A nymph of Diana, fabled to have been changed into a laurel tree.
a nymph and the daughter of the shape shifting river god Peneus; according to the Greek myth of Daphne, Apollo teased young Eros about his abilities as an archer, claiming that no one so small could make a difference with his arrows; Eros grew angry at this insult and shot two arrows from his bow, one at Apollo and one that happened to hit Daphne; the arrow that struck Apollo was tipped with gold, which caused him to wildly lust after Daphne; the arrow that struck Daphne was blunt and lead tipped, which caused her to have no desire to love anyone; Apollo chased Daphne wanting her to love him, but she ran from him; she knew she would grow tired and Apollo would catch her so she called for her father to help and he transformed his daughter into a laurel tree; Apollo still loved Daphne and claimed the tree as his own wearing its leaves in her memory; the laurel tree is a symbol of Apollo. Image of Daphne turned into a Laural Tree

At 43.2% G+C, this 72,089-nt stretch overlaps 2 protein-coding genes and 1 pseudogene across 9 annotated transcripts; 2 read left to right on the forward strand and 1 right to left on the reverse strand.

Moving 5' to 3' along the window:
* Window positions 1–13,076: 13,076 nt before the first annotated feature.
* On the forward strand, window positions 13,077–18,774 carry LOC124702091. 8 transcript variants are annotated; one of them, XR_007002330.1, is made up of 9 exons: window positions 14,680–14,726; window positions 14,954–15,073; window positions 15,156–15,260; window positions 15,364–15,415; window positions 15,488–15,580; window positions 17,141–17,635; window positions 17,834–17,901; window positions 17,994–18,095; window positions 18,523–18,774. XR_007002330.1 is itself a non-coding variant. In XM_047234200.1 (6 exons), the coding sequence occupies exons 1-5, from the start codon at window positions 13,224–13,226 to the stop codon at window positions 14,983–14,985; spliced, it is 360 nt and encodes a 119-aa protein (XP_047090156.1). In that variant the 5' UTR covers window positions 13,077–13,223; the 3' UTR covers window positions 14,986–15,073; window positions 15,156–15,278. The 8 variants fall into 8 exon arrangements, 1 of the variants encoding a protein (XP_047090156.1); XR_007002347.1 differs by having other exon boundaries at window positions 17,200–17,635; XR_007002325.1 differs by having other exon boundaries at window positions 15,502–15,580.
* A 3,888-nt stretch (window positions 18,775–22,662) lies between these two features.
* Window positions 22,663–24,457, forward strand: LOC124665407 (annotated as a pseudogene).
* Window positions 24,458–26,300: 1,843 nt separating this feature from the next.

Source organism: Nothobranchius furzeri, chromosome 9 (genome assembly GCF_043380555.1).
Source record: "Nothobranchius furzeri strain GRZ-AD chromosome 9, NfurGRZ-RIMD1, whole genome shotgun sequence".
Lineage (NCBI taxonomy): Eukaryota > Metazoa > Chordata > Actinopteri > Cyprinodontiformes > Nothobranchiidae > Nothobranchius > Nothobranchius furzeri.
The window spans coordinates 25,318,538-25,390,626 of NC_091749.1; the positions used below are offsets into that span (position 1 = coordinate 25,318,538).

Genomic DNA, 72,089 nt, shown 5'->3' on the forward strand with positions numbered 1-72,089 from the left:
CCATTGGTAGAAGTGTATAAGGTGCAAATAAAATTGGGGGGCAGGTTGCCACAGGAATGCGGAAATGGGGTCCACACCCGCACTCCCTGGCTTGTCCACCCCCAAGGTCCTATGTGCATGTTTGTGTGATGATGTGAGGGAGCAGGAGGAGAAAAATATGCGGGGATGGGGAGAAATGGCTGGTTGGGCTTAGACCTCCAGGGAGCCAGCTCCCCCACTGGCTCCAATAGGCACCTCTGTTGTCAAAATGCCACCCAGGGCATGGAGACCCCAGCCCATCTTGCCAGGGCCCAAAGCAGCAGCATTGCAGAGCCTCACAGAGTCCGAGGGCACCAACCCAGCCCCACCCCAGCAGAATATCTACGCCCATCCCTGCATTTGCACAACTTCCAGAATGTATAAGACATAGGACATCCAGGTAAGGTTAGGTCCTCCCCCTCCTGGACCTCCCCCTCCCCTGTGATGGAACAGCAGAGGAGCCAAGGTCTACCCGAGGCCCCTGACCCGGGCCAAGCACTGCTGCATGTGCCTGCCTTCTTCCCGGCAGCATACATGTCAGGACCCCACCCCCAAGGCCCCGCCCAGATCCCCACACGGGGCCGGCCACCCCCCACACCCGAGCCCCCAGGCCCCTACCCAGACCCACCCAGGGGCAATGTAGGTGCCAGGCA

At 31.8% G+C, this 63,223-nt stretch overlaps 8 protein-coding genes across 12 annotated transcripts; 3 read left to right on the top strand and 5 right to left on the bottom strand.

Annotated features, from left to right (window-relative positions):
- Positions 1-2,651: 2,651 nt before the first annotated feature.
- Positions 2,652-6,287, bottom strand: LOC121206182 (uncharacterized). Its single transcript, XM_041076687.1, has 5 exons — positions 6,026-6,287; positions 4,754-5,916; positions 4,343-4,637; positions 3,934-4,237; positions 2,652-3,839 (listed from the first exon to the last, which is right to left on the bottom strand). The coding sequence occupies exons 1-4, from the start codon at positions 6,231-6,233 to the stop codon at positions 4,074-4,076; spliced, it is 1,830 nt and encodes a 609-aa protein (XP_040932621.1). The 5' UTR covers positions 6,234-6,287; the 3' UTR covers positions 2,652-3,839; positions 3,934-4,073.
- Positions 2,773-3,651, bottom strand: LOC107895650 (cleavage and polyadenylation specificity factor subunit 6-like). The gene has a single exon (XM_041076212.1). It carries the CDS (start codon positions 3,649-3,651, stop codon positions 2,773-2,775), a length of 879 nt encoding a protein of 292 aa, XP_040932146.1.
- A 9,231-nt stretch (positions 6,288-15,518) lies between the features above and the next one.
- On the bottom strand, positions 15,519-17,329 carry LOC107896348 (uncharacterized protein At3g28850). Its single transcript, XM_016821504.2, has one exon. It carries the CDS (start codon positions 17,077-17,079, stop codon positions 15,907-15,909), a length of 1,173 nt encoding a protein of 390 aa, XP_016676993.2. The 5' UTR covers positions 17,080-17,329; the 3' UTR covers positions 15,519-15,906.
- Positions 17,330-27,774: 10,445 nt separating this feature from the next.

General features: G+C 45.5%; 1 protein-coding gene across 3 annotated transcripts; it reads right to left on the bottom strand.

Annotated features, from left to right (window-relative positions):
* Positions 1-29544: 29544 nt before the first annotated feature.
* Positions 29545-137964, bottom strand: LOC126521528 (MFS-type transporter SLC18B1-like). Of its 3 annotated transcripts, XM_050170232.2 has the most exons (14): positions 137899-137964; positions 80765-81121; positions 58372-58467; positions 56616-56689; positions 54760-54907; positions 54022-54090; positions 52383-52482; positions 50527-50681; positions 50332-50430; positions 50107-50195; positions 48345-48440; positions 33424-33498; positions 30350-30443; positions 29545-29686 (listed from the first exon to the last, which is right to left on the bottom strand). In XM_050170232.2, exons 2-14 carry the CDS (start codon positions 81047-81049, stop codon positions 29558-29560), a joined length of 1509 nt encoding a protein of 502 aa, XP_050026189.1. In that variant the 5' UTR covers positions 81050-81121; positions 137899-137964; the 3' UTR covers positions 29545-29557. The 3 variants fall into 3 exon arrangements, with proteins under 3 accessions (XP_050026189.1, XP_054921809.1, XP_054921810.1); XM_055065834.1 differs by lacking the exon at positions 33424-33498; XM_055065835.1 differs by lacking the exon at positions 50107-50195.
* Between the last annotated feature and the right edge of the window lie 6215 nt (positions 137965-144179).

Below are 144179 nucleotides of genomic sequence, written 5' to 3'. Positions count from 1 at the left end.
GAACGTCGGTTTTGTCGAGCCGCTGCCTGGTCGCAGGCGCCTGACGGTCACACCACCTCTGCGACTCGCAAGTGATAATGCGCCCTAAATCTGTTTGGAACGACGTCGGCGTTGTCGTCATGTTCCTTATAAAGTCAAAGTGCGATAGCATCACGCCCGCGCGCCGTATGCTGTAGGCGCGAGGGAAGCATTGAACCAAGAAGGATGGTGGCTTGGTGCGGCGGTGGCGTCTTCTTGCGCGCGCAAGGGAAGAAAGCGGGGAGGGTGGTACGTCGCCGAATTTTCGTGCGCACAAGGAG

(Greek mythology) a nymph who was transformed into a laurel tree to escape the amorous Apollo
According to Greek myth Apollo chased the nymph Daphne (Greek: Î”Î¬Ï†Î½Î·, meaning "laurel"), daughter of Ladon. His infatuation was caused by an arrow from Eros, who was jealous because Apollo had made fun of his archery skills. Eros also claimed to be irritated by Apollo's singing.
Daphne is an opera in one act by Richard Strauss to a German libretto by Joseph Gregor. It premiered at Dresden on October 15, 1938 in a double bill with Friedenstag under Karl BÃ¶hm's baton, to whom the opera was dedicated. Based loosely on a myth from Ovid's Metamorphoses, it also includes elements taken from The Bacchae by Euripides.